Breeding Food Legumes for Resistance to Storage Insect Pests: Potential and Limitations
Impact factor: 2.075 (Year: 2011)
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Gemechu Keneni, Endashaw Bekele, Emana Getu, Muhammad Imtiaz, Tebkew Damte, Bayeh Mulatu, Kifle Dagne. (31/8/2011). Breeding Food Legumes for Resistance to Storage Insect Pests: Potential and Limitations. Sustainability, 3 (9), pp. 1399-1415.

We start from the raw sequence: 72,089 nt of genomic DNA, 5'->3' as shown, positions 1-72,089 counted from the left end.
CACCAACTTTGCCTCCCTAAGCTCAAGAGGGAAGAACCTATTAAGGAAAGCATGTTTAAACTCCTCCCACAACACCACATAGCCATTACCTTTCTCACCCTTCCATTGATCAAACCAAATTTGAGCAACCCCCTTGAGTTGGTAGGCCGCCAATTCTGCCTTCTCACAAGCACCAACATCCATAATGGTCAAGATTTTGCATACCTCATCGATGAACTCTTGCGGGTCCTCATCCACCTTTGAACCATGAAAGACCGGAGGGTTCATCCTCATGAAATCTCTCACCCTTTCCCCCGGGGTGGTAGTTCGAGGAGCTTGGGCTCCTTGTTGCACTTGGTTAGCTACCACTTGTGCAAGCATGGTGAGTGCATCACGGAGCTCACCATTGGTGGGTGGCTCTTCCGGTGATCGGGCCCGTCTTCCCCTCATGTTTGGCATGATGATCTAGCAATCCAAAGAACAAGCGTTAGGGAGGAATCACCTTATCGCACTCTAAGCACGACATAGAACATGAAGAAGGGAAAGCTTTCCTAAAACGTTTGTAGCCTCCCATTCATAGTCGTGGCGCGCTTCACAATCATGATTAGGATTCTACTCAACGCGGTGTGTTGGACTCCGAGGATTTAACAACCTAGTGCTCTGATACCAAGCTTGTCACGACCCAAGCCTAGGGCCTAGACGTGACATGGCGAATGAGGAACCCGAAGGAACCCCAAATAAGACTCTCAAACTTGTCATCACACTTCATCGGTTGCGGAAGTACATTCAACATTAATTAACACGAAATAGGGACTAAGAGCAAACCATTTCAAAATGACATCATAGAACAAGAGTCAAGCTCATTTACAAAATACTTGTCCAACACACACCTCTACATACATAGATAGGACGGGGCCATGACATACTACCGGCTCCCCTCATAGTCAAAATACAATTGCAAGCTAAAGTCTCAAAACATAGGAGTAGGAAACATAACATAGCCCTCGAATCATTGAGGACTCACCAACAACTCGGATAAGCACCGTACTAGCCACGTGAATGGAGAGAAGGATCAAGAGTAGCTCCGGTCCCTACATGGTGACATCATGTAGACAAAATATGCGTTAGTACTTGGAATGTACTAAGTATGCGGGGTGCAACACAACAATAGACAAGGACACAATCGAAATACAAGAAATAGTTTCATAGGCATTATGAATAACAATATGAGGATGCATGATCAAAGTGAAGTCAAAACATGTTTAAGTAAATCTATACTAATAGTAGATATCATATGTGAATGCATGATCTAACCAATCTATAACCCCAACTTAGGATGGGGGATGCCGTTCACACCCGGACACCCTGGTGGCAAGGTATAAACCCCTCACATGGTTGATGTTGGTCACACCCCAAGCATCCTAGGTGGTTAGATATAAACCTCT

Storage insect pests cause significant losses of food legumes particularly in the Tropics and the Sub-tropics. The most important species of storage insect pests of food legumes include Callosobruchus chinensis, C. maculatus, C. analis, Acanthoscelides obtectus, Bruchus incarnatus, B. rufimanus, B. dentipes, B. quinqueguttatus, B. emarginatus, B. ervi, B. lentis and B. pisorum. Effective post-harvest insect pest control measures should constitute part of the overall crop husbandry practices for preserving the quality of produce. Storage insect pests are commonly controlled using chemical insecticides which, however, bear many drawbacks related to high cost, environmental pollution and food safety risks. Breeding legume crops to improve their resistance against storage insect pests, although having technical limitations, is the best way of overcoming these disadvantages in an environment-friendly manner. In this paper, we present the findings of our extensive reviews on the potential of breeding resistant varieties of food legumes against storage insect pests along with the major technical limitations one would likely encounter and the prospective ways of tackling them.